As noted yesterday, the Guardian persuaded 56 newspapers around the world to run its Copenhagen climate summit editorial, but no major titles from the US and Australia.
Australian media blogger Margaret Simons commented that Melbourne-based The Age’s explanation for not running the editorial was rather different from the Guardian’s. Contrast and compare:
The Guardian deputy editor Ian Katz:
“Another Kyoto holdout is also unrepresented: both the Sydney Morning Herald and Melbourne Age dropped out of the project after climate change convulsed Australian politics, demanding, they felt, a more localised editorial position.”
The Age was invited to take part in the global editorial but declined. Editor-in-chief Paul Ramadge said yesterday: “We applaud The Guardian’s global initiative. At The Age we decided it was important to put our own views – to be consistent and partly because of the nuances of the debate in Australia.”
Answering a letter from one its readers today, the Age (owned by Fairfax) argues it did not ‘pull out’:
The Guardian reports that two Australian newspapers, The Age and The Sydney Morning Herald, pulled out of this historic initiative because the election of Tony Abbott as Opposition Leader has recast the debate about climate change in this country. Fairfax Media, please explain.
Peter Stroud, Keilor East
■ EDITOR’S NOTE
The Age did not pull out of an agreement to publish the editorial written by The Guardian. We expressed support in principle for the project but decided it was important to put our own views in a page 1 editorial.
“Today 56 newspapers in 45 countries take the unprecedented step of speaking with one voice through a common editorial. We do so because humanity faces a profound emergency,” opened the editorial in newspapers across the world this morning.
It was an effort co-ordinated by the Guardian marking the beginning of the climate summit in Copenhagen. Participating titles include two Chinese papers, India’s The Hindu, Le Monde, El Pais, Russia’s Novaya Gazeta and the Toronto Star.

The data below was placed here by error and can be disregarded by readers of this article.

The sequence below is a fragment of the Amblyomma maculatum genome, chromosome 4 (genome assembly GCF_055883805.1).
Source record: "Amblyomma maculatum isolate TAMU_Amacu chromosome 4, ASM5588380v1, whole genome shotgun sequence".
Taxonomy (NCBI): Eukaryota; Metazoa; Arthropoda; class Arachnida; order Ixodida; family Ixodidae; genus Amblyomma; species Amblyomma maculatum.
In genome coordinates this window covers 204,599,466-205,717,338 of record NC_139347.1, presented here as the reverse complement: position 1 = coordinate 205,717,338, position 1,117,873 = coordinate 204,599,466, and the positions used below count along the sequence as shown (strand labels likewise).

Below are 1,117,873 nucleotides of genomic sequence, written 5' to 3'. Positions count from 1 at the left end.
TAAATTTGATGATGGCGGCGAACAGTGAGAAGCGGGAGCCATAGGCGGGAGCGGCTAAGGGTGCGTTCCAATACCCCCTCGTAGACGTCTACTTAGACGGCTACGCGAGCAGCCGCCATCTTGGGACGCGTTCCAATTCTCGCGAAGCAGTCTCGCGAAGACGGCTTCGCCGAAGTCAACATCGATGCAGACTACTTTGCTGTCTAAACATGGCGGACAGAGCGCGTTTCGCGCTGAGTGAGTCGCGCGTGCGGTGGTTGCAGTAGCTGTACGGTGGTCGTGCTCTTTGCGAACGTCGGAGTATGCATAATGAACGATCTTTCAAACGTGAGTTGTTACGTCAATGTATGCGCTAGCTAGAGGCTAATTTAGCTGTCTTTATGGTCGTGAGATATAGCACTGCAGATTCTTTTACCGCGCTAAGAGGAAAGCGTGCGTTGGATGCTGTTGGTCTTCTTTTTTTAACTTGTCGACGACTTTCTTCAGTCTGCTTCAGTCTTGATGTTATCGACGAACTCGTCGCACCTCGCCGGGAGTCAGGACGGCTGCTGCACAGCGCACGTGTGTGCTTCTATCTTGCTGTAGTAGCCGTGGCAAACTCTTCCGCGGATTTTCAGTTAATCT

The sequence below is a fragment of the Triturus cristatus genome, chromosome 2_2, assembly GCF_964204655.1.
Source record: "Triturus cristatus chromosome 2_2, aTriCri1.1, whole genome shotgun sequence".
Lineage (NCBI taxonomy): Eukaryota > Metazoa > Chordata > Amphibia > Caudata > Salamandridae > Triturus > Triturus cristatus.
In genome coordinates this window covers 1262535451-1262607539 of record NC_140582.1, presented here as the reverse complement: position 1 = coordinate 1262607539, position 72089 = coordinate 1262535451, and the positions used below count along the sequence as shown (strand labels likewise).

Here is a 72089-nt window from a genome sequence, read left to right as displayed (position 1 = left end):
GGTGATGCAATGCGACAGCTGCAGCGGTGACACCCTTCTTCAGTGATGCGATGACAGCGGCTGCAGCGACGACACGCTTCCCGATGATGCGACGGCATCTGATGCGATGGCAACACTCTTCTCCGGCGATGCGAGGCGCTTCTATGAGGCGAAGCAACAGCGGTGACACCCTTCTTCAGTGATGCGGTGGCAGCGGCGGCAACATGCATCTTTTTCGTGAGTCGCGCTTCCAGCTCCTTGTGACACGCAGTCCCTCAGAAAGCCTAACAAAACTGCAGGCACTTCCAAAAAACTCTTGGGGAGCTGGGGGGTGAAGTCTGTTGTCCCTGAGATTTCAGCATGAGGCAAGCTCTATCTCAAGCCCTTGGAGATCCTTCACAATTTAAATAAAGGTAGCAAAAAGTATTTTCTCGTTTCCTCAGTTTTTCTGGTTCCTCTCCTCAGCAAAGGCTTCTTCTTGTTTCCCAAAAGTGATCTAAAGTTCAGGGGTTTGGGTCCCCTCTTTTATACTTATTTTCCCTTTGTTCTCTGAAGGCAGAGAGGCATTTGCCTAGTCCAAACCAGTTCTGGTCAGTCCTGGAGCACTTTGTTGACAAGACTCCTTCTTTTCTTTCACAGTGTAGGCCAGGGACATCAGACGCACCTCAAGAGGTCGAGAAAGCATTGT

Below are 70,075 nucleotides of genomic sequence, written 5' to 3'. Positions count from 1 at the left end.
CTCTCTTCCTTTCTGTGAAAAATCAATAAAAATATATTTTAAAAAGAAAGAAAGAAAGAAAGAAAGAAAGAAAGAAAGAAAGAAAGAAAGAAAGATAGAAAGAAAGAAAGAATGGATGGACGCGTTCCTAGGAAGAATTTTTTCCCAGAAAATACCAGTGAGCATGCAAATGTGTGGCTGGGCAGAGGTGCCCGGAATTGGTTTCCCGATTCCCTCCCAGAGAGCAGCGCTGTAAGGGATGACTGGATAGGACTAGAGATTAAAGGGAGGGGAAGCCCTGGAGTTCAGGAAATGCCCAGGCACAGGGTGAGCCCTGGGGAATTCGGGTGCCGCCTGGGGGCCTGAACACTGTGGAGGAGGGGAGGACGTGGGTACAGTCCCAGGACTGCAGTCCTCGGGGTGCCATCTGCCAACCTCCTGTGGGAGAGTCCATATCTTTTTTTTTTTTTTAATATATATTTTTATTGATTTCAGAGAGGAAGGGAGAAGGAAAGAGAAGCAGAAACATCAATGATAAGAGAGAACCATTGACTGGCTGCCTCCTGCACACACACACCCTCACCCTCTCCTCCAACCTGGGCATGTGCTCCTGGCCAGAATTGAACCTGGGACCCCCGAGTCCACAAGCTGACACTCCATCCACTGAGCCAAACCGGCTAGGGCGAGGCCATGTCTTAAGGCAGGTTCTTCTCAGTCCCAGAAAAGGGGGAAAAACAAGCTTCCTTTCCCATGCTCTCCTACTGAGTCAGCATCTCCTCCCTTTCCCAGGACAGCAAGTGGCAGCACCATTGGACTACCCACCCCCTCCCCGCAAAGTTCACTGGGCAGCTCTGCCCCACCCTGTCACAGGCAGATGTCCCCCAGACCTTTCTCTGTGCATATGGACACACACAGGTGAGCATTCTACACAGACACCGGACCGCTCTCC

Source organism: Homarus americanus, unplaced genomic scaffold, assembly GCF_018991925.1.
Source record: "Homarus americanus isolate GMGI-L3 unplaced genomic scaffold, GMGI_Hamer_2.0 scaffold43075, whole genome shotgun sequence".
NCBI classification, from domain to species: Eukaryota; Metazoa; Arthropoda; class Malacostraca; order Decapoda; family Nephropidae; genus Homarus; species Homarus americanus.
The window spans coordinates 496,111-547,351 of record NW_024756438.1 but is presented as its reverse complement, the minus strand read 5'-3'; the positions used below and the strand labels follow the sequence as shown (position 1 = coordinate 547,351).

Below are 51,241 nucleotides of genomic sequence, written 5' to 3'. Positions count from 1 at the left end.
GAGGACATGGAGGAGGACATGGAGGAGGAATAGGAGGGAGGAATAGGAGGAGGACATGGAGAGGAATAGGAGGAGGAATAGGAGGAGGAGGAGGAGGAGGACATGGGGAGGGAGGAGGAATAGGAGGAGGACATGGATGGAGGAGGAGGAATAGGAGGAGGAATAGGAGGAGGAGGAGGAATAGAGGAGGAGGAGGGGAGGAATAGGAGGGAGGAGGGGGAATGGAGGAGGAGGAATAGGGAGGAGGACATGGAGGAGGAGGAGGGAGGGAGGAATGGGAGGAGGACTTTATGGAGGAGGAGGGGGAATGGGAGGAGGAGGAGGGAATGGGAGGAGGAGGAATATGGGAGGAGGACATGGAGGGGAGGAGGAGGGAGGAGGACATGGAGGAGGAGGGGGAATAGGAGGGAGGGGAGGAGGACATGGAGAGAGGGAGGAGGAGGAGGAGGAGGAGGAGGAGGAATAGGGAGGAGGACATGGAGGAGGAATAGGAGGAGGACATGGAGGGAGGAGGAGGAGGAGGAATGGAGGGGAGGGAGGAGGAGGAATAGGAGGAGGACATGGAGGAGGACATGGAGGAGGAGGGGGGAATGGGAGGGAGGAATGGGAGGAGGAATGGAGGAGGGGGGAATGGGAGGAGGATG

“Newspapers have never done anything like this before but they have never had to cover a story like this before,” said Alan Rusbridger, editor-in-chief of the Guardian. “No individual newspaper editorial could hope to influence the outcome of Copenhagen but I hope the combined voice of 56 major papers speaking in 20 languages will remind the politicians and negotiators gathering there what is at stake – and persuade them to rise above the rivalries and inflexibility that have stood in the way of a deal.”
The editorial states:
“Unless we combine to take decisive action, climate change will ravage our planet, and with it our prosperity and security. The dangers have been becoming apparent for a generation. Now the facts have started to speak: 11 of the past 14 years have been the warmest on record, the Arctic ice-cap is melting and last year’s inflamed oil and food prices provide a foretaste of future havoc. In scientific journals the question is no longer whether humans are to blame, but how little time we have got left to limit the damage. Yet so far the world’s response has been feeble and half-hearted.”